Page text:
Woodside Park tube station

Woodside Park is a London Underground station in Woodside Park, north London.

Woodside Park London Underground
Woodside Park stn building.JPG
Woodside Park is located in Greater London
Woodside Park
Woodside Park
Location of Woodside Park in Greater London
LocationWoodside Park
Local authorityLondon Borough of Barnet
Managed byLondon Underground
Number of platforms2
Fare zone4
London Underground annual entry and exit
2015Increase 2.82 million[1]
2016Increase 2.87 million[1]
2017Increase 3.54 million[1]
2018Decrease 2.73 million[2]
2019Increase 4.35 million[3]
Railway companies
Original companyEdgware, Highgate and London Railway
Pre-groupingGreat Northern Railway
Key dates
1 April 1872Opened by EH&LR as Torrington Park[4]
1872Renamed as Torrington Park, Woodside[4]
1882Renamed as Woodside Park[4][5]
14 April 1940Northern line services started
1941LNER services ended
1 October 1962Goods yard closed[6]
Other information
External links
WGS8451°37′05″N 0°11′08″W / 51.61806°N 0.18556°W / 51.61806; -0.18556Coordinates: 51°37′05″N 0°11′08″W / 51.61806°N 0.18556°W / 51.61806; -0.18556
Underground sign at Westminster.jpg London transport portal
Station platforms viewed from the footbridge, facing south

The station is on the High Barnet branch of the Northern line, between West Finchley and Totteridge and Whetstone stations, and in Travelcard Zone 4. Woodside Park is the last station in an alphabetical list of London Underground stations.


Woodside Park station was planned by the Edgware, Highgate and London Railway (EH&LR) and was originally opened as Torrington Park on 1 April 1872 by the Great Northern Railway[4] (which had taken over the EH&LR).[7] The station was on a branch of a line that ran from Finsbury Park to Edgware via Highgate. The station was renamed within a month of opening, and again in 1882.[4][5]

After the 1921 Railways Act created the Big Four railway companies the line was, from 1923, part of the London & North Eastern Railway (LNER). The section of the High Barnet branch north of East Finchley was incorporated into the London Underground network through the "Northern Heights" project begun in the late 1930s. The station was first served by Northern line trains on 14 April 1940[8] and, after a period where the station was serviced by both operators, LNER services ended in 1941.[7] The station still retains much of its original Victorian architectural character today.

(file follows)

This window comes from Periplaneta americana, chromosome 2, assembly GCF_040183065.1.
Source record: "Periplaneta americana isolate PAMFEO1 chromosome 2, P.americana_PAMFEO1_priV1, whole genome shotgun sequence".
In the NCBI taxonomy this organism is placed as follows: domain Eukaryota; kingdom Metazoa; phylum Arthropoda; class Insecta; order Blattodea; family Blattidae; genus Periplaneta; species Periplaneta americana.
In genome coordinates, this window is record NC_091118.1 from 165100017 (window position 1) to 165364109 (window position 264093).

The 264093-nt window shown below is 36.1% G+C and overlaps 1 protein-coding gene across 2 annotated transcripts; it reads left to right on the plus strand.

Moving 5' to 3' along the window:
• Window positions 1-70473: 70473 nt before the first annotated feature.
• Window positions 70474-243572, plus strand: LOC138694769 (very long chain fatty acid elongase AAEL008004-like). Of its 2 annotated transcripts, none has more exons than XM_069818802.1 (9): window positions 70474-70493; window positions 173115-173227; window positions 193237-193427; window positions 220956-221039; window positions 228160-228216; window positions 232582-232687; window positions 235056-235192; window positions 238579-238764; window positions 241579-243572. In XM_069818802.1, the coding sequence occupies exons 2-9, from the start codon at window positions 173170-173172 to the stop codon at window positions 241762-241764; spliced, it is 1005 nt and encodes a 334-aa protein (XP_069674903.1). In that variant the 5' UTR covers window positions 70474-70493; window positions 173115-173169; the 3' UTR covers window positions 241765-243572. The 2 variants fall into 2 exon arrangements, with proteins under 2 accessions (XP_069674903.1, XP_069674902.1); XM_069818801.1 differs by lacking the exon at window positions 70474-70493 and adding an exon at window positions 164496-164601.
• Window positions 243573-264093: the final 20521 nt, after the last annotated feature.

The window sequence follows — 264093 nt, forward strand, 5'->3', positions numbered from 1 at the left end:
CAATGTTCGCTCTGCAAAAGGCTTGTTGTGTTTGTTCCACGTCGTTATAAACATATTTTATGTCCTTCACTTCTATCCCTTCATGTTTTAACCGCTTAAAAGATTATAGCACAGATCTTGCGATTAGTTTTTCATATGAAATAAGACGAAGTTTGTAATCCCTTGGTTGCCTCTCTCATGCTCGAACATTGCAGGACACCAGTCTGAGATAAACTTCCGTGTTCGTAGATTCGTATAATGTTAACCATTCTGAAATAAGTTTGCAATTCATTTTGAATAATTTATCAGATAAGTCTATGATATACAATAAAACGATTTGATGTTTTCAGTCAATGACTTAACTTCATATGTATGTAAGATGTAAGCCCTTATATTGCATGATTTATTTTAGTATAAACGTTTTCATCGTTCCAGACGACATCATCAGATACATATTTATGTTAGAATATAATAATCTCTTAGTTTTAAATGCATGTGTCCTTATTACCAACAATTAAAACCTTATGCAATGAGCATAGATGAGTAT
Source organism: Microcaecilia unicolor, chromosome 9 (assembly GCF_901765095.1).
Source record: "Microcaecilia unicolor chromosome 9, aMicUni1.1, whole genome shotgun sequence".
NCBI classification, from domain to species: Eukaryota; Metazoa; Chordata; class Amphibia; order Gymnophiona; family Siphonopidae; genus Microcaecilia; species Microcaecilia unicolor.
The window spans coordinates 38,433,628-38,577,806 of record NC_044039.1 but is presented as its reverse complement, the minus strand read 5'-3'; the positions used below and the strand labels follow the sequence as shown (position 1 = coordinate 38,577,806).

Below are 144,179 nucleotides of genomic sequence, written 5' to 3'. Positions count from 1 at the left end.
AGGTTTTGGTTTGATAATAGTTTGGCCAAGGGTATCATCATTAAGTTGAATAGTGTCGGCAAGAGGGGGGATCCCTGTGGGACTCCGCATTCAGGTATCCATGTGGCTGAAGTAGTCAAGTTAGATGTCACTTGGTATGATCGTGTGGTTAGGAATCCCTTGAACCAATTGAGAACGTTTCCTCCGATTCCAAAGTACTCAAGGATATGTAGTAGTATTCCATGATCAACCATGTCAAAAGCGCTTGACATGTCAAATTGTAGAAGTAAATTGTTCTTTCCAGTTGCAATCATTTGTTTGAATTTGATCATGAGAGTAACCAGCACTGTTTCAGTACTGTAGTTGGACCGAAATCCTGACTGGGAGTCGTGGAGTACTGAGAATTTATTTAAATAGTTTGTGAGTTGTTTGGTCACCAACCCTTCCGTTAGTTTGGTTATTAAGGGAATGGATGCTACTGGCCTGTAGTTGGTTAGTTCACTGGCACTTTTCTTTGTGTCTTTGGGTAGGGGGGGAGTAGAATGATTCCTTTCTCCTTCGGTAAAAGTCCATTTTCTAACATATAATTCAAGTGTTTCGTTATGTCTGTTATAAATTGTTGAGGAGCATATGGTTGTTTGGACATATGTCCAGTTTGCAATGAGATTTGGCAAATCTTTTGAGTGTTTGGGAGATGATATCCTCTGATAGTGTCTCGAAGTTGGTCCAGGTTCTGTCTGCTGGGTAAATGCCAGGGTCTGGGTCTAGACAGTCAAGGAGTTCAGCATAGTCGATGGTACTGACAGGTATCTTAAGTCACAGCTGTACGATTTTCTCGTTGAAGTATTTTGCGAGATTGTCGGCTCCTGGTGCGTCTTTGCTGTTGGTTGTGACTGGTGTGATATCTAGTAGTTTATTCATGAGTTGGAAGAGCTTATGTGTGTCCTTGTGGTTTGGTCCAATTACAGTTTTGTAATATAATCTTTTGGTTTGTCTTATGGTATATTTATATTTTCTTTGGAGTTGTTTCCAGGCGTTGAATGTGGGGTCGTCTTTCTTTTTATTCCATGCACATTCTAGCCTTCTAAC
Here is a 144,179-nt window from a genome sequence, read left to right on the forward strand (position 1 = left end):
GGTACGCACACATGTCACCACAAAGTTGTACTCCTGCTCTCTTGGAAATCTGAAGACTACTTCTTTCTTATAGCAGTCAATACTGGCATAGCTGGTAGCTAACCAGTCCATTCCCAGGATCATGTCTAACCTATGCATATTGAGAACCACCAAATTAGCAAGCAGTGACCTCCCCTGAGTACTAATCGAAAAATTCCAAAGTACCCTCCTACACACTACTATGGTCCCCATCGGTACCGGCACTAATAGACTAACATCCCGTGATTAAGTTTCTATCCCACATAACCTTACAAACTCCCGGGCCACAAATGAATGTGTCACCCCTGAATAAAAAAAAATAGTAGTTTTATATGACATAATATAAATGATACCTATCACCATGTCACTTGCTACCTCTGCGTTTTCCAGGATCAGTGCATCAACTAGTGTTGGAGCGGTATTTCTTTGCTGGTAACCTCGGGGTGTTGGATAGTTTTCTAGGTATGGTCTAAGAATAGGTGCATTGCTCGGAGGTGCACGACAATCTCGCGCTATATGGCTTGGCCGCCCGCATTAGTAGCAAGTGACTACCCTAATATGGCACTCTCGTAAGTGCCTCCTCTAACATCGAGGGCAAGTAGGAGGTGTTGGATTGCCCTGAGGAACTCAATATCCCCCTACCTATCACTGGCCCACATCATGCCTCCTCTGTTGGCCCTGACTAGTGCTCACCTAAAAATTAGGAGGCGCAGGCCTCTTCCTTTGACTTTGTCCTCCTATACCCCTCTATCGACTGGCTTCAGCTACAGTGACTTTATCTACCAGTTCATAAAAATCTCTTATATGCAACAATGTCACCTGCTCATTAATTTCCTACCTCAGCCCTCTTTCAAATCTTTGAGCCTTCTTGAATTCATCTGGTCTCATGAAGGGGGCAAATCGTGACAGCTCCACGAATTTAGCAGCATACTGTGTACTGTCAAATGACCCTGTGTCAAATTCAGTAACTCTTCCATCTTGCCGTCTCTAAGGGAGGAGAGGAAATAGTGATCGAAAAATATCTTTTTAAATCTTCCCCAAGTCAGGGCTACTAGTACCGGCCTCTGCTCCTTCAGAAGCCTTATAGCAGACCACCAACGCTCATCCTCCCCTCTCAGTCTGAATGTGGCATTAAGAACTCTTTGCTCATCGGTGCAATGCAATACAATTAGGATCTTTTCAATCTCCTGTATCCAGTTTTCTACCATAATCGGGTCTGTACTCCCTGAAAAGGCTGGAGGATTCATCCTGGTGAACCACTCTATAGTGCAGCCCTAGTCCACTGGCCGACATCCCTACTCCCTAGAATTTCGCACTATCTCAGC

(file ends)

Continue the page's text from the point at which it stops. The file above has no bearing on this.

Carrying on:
British Rail (the successor to the LNER) freight trains continued to serve the station's goods yard until 1 October 1962, when it was closed.[6]


The Provisional IRA exploded a bomb at the station's car park on 10 December 1992, during the afternoon rush hour. Commuters and residents were evacuated, though no-one was injured. The station is close to the Inglis Barracks, where a British soldier was killed by an IRA bombing in 1988.[9]


London Buses route 383 serves the station.

Local informationEdit

The station has a large adjacent area, originally for storing coal and now used as a car park. Until about 2000, there was a second car park.[citation needed] A block of flats has now been built on this area.

The station is above ground. Both platforms are readily accessible from the street by wheelchair. The main entrance, with ticket office, is at the end of a cul-de-sac (Woodside Park Road), adjacent to the car park entrance. This leads on to the southbound platform. A Victorian post box is set into the front wall of the station.

The entrance leading on to the northbound platform is at the end of the cul-de-sac (Station Road), a turning off Holden Road.



  1. ^ a b c "Multi-year station entry-and-exit figures (2007–2017)" (XLSX). London Underground station passenger usage data. Transport for London. January 2018. Retrieved 22 July 2018.
  2. ^ "Station Usage Data" (CSV). Usage Statistics for London Stations, 2018. Transport for London. 21 August 2019. Retrieved 27 April 2020.
  3. ^ "Station Usage Data" (XLSX). Usage Statistics for London Stations, 2019. Transport for London. 23 September 2020. Retrieved 9 November 2020.
  4. ^ a b c d e Butt (1995), page 231
  5. ^ a b Butt (1995), page 254
  6. ^ a b "News Flash 80" (PDF). Underground: The Journal of the London Underground Railway Society. No. 12. December 1962. p. 7. Retrieved 28 November 2017.
  7. ^ a b Clive's Underground Line Guides - Northern Line, Dates
  8. ^ Rose (1999)
  9. ^ Kathy Marks (10 December 1992). "Bomb in van explodes at rush hour Tube station". The Independent.


  • Butt, R. V. J. (1995). The Directory of Railway Stations: details every public and private passenger station, halt, platform and stopping place, past and present (1st ed.). Sparkford: Patrick Stephens Ltd. ISBN 978-1-85260-508-7. OCLC 60251199.
  • Jowett, Alan (March 1989). Jowett's Railway Atlas of Great Britain and Ireland: From Pre-Grouping to the Present Day (1st ed.). Sparkford: Patrick Stephens Ltd. ISBN 978-1-85260-086-0. OCLC 22311137.
  • Rose, Douglas (1999). The London Underground, A Diagrammatic History (7th ed.). Capital Transport Publishing. ISBN 1-8541-4219-4. OCLC 59556887.

External linksEdit

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Preceding station     London Underground   Following station
towards High Barnet
Northern line
High Barnet Branch
towards Morden or Kennington